A Gippsland farmer has been found guilty and fined $2500 plus costs over a string of animal cruelty charges.
Barry Sellings failed to appear before the Bairnsdale Magistrates' Court recently, causing the case to be heard ex-parte in the absence of the accused.
The charges related to animal cruelty, including aggravated cruelty, leading to the serious injury of a cow in his care.
Agriculture Victoria compliance manager Daniel Bode said Mr Sellings owned a cow that was left untreated with eye cancer that would have been growing for at least six months.
Mr Bode said the cancer could have caused significant pain and suffering due to the pressure of the tumour against normal tissue.
"In early November 2020, Agriculture Victoria officers attended Mr Sellings property after receiving an animal welfare report about a cow with possible eye cancer," Mr Bode said.
"The officers observed a Hereford cross with a large bloody mass on her left eye."
The officers estimated the mass would have been at least 10 centimetres in diameter.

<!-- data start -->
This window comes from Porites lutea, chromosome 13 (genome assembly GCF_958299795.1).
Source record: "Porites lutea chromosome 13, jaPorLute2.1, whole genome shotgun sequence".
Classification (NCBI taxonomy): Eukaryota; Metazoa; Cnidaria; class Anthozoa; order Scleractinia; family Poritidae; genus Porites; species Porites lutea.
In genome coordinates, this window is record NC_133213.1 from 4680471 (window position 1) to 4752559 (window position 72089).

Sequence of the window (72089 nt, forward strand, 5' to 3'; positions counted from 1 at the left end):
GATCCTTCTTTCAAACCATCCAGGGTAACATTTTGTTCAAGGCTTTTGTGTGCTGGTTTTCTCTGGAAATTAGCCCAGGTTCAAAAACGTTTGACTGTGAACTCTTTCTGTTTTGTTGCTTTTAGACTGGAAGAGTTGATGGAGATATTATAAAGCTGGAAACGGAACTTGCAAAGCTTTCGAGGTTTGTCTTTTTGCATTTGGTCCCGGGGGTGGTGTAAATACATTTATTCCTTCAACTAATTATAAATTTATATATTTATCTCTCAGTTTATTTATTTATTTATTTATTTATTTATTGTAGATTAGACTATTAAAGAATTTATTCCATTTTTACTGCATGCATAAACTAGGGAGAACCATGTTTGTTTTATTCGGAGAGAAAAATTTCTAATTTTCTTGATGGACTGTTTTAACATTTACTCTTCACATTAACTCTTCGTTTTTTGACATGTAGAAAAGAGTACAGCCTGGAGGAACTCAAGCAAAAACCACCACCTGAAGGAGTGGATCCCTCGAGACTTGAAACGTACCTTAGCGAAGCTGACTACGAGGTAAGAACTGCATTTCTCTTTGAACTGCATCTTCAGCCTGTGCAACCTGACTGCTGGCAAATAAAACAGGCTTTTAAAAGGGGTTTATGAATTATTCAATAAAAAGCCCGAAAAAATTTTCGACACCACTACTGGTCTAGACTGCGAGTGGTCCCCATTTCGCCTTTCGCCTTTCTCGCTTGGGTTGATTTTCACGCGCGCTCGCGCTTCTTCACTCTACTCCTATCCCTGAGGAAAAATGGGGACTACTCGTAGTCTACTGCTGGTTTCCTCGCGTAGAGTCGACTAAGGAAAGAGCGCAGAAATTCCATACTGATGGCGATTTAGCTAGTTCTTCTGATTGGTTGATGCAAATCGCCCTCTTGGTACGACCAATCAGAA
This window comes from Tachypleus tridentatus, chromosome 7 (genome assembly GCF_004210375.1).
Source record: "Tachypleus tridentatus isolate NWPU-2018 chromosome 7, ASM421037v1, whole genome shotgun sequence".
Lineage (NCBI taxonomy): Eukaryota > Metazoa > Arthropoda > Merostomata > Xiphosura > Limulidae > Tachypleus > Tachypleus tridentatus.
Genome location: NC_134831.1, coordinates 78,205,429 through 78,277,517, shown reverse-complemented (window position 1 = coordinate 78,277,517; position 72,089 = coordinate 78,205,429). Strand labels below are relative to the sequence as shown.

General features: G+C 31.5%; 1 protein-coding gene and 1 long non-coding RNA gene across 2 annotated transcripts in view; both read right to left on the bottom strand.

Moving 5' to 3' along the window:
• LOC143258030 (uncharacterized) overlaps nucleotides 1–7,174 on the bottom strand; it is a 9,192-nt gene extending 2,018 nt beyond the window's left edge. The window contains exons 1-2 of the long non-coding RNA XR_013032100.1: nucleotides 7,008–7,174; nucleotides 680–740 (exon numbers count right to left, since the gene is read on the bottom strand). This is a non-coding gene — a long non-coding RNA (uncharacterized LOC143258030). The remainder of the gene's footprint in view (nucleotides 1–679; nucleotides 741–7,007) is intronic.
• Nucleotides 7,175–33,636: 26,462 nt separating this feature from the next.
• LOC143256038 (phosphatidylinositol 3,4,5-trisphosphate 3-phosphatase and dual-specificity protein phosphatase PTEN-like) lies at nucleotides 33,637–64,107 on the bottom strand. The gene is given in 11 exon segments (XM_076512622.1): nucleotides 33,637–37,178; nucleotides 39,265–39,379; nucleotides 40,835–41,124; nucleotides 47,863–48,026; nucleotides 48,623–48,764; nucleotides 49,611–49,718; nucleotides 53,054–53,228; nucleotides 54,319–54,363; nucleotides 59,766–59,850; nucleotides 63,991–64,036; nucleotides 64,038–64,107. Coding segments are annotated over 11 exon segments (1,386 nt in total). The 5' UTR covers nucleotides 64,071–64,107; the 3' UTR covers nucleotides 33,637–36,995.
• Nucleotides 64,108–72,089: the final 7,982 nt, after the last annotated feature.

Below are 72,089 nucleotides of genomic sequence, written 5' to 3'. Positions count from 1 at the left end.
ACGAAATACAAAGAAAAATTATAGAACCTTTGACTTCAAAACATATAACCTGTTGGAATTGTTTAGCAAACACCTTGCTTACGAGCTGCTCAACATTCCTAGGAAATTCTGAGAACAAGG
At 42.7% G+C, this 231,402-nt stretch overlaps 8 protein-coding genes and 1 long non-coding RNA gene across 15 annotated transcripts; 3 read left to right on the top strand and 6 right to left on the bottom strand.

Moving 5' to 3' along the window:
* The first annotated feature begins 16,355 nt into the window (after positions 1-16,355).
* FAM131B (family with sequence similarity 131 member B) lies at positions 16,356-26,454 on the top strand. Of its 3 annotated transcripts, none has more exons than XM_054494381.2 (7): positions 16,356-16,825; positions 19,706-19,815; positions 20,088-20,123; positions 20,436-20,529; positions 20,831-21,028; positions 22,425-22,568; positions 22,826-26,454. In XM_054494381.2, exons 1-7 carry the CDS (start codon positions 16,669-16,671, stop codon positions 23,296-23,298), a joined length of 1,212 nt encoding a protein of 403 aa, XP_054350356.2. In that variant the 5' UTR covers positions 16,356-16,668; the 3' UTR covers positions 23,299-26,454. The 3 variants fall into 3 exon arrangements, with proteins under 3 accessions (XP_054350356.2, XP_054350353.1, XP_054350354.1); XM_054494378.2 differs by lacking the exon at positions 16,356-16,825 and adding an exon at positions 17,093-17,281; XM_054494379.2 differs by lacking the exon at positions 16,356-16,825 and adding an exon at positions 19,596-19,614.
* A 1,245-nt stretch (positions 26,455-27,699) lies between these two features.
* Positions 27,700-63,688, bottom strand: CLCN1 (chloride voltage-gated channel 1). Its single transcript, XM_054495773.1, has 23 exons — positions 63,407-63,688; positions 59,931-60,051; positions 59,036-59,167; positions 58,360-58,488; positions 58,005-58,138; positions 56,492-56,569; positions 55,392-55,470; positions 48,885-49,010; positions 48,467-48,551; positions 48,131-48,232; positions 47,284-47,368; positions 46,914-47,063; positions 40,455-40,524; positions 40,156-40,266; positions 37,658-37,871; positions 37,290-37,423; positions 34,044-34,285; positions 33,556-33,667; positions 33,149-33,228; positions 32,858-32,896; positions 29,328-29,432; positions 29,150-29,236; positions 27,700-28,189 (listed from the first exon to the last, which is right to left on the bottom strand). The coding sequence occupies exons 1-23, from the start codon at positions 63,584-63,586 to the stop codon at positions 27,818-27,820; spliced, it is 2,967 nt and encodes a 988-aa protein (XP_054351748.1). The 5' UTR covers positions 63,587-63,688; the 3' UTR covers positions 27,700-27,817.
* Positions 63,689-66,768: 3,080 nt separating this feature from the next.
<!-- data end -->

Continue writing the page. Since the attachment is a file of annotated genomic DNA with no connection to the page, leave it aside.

"After Mr Sellings confirmed he owned the cow, he agreed to arrange for a knackery to pick up the cow on the following day," Mr Bode said.
"The officers then attended the knackery the following day and took samples of the mass, which measured 18cm by 16cm and had become necrotic."
Mr Bode said a bacterial infection was observed in the open wound and the eye was not visible and could not be felt by probing.
A large number of maggots were found buried within the mass and subsequent laboratory analysis of samples taken from the cow confirmed that the growth was cancer.
"This is a reminder to all livestock owners that animal cruelty won't be tolerated by the Victorian Government or our community," Mr Bode said.
Mr Sellings was also ordered to pay $224 in service costs and charged under the Prevention of Cruelty to Animals Act 1986.